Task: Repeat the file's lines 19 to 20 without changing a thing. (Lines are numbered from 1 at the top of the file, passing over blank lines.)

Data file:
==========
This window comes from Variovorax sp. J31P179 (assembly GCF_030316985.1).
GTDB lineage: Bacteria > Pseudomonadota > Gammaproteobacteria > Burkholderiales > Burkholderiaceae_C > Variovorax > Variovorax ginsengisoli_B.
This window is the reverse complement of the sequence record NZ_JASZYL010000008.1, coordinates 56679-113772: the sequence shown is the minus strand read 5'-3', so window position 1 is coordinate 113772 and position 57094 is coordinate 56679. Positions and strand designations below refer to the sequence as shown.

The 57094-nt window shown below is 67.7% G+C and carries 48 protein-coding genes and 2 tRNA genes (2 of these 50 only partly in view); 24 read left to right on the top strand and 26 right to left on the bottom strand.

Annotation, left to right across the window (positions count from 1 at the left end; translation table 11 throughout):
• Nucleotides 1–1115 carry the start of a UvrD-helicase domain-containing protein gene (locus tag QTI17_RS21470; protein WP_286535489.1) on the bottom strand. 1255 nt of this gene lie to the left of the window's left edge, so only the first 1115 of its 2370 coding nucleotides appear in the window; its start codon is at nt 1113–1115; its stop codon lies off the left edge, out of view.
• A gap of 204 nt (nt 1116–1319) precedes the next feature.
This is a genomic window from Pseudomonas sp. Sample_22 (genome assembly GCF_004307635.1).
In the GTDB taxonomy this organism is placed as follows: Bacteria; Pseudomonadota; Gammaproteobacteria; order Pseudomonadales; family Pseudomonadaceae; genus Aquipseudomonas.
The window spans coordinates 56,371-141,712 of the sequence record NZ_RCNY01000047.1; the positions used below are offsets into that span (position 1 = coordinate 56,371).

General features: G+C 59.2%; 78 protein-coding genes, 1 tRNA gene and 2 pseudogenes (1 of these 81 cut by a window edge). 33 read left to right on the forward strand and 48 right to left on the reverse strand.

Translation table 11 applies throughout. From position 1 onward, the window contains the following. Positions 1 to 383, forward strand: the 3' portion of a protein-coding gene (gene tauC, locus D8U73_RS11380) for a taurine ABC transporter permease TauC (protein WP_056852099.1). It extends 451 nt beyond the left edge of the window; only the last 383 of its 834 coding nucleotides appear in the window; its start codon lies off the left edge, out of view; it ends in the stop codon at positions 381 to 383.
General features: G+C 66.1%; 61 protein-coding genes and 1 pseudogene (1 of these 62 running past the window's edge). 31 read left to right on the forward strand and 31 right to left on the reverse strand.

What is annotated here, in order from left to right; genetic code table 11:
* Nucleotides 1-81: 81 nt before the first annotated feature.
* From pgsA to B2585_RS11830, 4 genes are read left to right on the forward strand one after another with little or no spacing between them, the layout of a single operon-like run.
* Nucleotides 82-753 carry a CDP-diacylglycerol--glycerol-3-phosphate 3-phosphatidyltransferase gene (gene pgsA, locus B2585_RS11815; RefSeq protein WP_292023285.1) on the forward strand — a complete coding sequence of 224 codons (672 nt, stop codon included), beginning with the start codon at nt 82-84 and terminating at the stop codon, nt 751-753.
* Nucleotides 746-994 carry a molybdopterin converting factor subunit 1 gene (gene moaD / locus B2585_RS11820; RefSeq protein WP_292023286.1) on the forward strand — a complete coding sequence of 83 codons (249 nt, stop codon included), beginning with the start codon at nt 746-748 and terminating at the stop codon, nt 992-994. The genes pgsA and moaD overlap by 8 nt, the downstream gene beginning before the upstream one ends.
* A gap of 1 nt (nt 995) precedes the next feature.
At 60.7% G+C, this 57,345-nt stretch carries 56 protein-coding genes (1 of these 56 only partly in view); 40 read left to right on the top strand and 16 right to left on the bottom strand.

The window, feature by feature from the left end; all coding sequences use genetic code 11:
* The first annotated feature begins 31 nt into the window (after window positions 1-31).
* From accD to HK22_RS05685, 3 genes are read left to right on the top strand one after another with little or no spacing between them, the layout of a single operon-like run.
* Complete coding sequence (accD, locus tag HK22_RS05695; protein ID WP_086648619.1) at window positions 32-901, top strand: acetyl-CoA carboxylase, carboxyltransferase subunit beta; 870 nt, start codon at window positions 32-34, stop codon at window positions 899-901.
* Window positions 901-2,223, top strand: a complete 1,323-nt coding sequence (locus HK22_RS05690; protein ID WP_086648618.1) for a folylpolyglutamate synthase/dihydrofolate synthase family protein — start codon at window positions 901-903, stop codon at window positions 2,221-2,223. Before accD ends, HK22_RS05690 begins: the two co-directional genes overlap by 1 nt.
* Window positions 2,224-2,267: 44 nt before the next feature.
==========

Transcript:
* A gap of 1 nt (nt 995) precedes the next feature.
At 60.7% G+C, this 57,345-nt stretch carries 56 protein-coding genes (1 of these 56 only partly in view); 40 read left to right on the top strand and 16 right to left on the bottom strand.